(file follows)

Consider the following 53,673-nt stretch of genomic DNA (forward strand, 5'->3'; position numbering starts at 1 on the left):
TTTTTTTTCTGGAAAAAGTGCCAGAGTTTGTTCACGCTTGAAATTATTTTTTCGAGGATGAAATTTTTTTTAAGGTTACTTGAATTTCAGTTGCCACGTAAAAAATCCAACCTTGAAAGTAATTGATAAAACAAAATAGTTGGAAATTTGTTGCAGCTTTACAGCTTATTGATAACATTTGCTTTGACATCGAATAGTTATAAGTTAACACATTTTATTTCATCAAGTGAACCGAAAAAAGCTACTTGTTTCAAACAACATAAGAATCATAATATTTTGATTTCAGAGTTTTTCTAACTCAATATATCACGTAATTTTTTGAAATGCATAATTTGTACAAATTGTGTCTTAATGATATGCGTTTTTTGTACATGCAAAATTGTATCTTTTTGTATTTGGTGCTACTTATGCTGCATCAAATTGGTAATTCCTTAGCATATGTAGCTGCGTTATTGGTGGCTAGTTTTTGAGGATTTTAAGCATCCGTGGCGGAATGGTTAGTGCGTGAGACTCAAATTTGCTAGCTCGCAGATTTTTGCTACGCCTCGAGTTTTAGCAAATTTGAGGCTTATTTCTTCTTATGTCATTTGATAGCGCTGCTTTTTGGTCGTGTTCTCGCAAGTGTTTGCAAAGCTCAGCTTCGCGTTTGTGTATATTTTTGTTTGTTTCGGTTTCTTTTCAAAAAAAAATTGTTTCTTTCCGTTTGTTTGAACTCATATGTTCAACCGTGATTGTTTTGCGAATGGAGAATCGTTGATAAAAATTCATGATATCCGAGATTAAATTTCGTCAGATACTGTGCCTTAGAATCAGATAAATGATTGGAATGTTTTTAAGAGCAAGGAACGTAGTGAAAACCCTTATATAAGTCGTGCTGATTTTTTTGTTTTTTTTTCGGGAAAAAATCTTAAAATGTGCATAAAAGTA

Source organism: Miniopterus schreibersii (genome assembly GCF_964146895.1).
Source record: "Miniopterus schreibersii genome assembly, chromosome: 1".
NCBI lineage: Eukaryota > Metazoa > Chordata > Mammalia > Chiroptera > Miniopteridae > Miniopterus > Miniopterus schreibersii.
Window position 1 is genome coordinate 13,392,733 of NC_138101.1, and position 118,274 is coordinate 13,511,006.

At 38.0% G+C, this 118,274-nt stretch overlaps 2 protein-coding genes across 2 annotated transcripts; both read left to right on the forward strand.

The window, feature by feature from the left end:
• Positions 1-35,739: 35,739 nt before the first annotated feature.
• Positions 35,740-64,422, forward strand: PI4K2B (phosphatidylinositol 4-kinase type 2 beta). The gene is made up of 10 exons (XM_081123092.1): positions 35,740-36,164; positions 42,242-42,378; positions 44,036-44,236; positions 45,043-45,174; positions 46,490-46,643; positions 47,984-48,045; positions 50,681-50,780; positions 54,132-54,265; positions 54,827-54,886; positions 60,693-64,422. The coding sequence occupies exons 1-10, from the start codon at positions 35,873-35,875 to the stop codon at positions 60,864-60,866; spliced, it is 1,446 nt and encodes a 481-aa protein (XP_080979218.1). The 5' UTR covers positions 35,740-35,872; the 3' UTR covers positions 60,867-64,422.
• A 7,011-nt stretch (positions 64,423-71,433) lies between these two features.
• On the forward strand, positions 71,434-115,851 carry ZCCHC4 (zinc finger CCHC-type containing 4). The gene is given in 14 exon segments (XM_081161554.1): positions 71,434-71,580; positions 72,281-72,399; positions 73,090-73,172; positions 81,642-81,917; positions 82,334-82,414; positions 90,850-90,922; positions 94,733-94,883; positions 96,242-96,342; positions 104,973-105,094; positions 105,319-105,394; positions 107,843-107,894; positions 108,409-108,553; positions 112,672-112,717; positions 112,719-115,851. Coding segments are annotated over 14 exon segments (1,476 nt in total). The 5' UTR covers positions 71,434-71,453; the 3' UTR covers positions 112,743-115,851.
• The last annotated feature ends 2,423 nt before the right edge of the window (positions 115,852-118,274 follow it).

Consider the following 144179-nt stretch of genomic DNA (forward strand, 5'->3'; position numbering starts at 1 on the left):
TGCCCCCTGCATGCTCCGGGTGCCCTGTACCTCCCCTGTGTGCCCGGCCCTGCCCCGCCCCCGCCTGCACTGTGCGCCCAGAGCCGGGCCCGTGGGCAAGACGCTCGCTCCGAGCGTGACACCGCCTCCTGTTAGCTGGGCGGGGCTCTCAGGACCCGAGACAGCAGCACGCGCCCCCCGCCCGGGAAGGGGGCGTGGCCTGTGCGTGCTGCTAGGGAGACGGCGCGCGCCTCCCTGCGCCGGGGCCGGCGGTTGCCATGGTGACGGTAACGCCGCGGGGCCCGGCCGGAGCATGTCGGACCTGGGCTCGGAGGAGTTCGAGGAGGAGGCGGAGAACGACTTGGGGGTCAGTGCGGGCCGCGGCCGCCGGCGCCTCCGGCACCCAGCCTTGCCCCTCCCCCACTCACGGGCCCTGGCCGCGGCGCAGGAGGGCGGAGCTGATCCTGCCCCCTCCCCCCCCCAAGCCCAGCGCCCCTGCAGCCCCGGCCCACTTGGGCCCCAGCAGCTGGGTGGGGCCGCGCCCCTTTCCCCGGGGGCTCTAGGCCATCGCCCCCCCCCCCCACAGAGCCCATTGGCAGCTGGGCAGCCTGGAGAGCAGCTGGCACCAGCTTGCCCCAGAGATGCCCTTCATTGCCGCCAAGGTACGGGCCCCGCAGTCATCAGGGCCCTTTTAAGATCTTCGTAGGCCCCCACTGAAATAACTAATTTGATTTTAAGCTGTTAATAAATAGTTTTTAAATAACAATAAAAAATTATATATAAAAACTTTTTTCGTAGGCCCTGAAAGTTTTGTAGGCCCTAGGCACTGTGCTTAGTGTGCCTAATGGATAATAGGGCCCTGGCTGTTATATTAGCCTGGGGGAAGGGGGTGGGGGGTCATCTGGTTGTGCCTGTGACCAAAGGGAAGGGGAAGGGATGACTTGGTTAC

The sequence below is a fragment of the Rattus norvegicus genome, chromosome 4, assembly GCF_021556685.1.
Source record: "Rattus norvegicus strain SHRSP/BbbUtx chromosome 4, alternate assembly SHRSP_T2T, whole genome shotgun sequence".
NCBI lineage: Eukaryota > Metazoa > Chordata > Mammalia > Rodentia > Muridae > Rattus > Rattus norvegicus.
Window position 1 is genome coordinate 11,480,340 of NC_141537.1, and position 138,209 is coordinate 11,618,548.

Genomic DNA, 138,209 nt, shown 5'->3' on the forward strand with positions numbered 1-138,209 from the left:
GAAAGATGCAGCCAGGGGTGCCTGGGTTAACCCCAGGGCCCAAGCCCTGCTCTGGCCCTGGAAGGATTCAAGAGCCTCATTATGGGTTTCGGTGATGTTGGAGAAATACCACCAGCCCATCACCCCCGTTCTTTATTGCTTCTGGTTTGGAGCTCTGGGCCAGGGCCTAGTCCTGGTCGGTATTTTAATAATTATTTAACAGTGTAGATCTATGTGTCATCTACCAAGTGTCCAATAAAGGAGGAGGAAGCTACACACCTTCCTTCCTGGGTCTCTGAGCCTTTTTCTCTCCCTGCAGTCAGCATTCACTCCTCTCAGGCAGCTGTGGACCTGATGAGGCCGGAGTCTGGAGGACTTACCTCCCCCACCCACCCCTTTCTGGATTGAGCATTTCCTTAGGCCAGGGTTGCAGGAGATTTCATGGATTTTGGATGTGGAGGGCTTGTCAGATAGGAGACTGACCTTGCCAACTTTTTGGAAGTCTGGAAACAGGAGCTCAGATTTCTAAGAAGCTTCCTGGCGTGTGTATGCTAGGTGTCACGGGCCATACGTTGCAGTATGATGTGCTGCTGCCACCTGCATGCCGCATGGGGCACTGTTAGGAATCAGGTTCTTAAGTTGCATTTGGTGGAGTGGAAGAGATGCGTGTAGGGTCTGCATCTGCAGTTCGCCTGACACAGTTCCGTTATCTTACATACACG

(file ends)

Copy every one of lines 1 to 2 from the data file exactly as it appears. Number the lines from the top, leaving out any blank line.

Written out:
Consider the following 53,673-nt stretch of genomic DNA (forward strand, 5'->3'; position numbering starts at 1 on the left):
TTTTTTTTCTGGAAAAAGTGCCAGAGTTTGTTCACGCTTGAAATTATTTTTTCGAGGATGAAATTTTTTTTAAGGTTACTTGAATTTCAGTTGCCACGTAAAAAATCCAACCTTGAAAGTAATTGATAAAACAAAATAGTTGGAAATTTGTTGCAGCTTTACAGCTTATTGATAACATTTGCTTTGACATCGAATAGTTATAAGTTAACACATTTTATTTCATCAAGTGAACCGAAAAAAGCTACTTGTTTCAAACAACATAAGAATCATAATATTTTGATTTCAGAGTTTTTCTAACTCAATATATCACGTAATTTTTTGAAATGCATAATTTGTACAAATTGTGTCTTAATGATATGCGTTTTTTGTACATGCAAAATTGTATCTTTTTGTATTTGGTGCTACTTATGCTGCATCAAATTGGTAATTCCTTAGCATATGTAGCTGCGTTATTGGTGGCTAGTTTTTGAGGATTTTAAGCATCCGTGGCGGAATGGTTAGTGCGTGAGACTCAAATTTGCTAGCTCGCAGATTTTTGCTACGCCTCGAGTTTTAGCAAATTTGAGGCTTATTTCTTCTTATGTCATTTGATAGCGCTGCTTTTTGGTCGTGTTCTCGCAAGTGTTTGCAAAGCTCAGCTTCGCGTTTGTGTATATTTTTGTTTGTTTCGGTTTCTTTTCAAAAAAAAATTGTTTCTTTCCGTTTGTTTGAACTCATATGTTCAACCGTGATTGTTTTGCGAATGGAGAATCGTTGATAAAAATTCATGATATCCGAGATTAAATTTCGTCAGATACTGTGCCTTAGAATCAGATAAATGATTGGAATGTTTTTAAGAGCAAGGAACGTAGTGAAAACCCTTATATAAGTCGTGCTGATTTTTTTGTTTTTTTTTCGGGAAAAAATCTTAAAATGTGCATAAAAGTA